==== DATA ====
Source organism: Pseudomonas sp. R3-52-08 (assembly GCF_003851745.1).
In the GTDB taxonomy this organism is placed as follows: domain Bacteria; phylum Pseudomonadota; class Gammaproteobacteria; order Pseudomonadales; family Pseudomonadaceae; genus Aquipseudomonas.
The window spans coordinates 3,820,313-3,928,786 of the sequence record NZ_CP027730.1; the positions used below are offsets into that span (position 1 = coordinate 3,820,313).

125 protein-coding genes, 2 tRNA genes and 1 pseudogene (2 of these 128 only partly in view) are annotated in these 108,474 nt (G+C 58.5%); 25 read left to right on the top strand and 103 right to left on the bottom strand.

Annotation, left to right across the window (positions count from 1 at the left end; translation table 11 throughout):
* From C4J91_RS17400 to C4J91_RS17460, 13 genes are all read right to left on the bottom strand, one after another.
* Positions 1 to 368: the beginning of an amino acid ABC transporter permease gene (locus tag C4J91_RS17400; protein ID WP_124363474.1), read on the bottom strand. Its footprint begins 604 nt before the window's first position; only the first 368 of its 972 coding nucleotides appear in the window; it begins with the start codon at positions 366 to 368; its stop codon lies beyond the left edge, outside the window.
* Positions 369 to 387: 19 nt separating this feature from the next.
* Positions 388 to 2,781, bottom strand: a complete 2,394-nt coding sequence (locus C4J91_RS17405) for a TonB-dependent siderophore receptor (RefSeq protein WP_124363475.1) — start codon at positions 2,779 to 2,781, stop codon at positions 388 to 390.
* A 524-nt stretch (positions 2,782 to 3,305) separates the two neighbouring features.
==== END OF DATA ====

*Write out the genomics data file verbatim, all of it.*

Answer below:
Source organism: Pseudomonas sp. R3-52-08 (assembly GCF_003851745.1).
In the GTDB taxonomy this organism is placed as follows: domain Bacteria; phylum Pseudomonadota; class Gammaproteobacteria; order Pseudomonadales; family Pseudomonadaceae; genus Aquipseudomonas.
The window spans coordinates 3,820,313-3,928,786 of the sequence record NZ_CP027730.1; the positions used below are offsets into that span (position 1 = coordinate 3,820,313).

125 protein-coding genes, 2 tRNA genes and 1 pseudogene (2 of these 128 only partly in view) are annotated in these 108,474 nt (G+C 58.5%); 25 read left to right on the top strand and 103 right to left on the bottom strand.

Annotation, left to right across the window (positions count from 1 at the left end; translation table 11 throughout):
* From C4J91_RS17400 to C4J91_RS17460, 13 genes are all read right to left on the bottom strand, one after another.
* Positions 1 to 368: the beginning of an amino acid ABC transporter permease gene (locus tag C4J91_RS17400; protein ID WP_124363474.1), read on the bottom strand. Its footprint begins 604 nt before the window's first position; only the first 368 of its 972 coding nucleotides appear in the window; it begins with the start codon at positions 366 to 368; its stop codon lies beyond the left edge, outside the window.
* Positions 369 to 387: 19 nt separating this feature from the next.
* Positions 388 to 2,781, bottom strand: a complete 2,394-nt coding sequence (locus C4J91_RS17405) for a TonB-dependent siderophore receptor (RefSeq protein WP_124363475.1) — start codon at positions 2,779 to 2,781, stop codon at positions 388 to 390.
* A 524-nt stretch (positions 2,782 to 3,305) separates the two neighbouring features.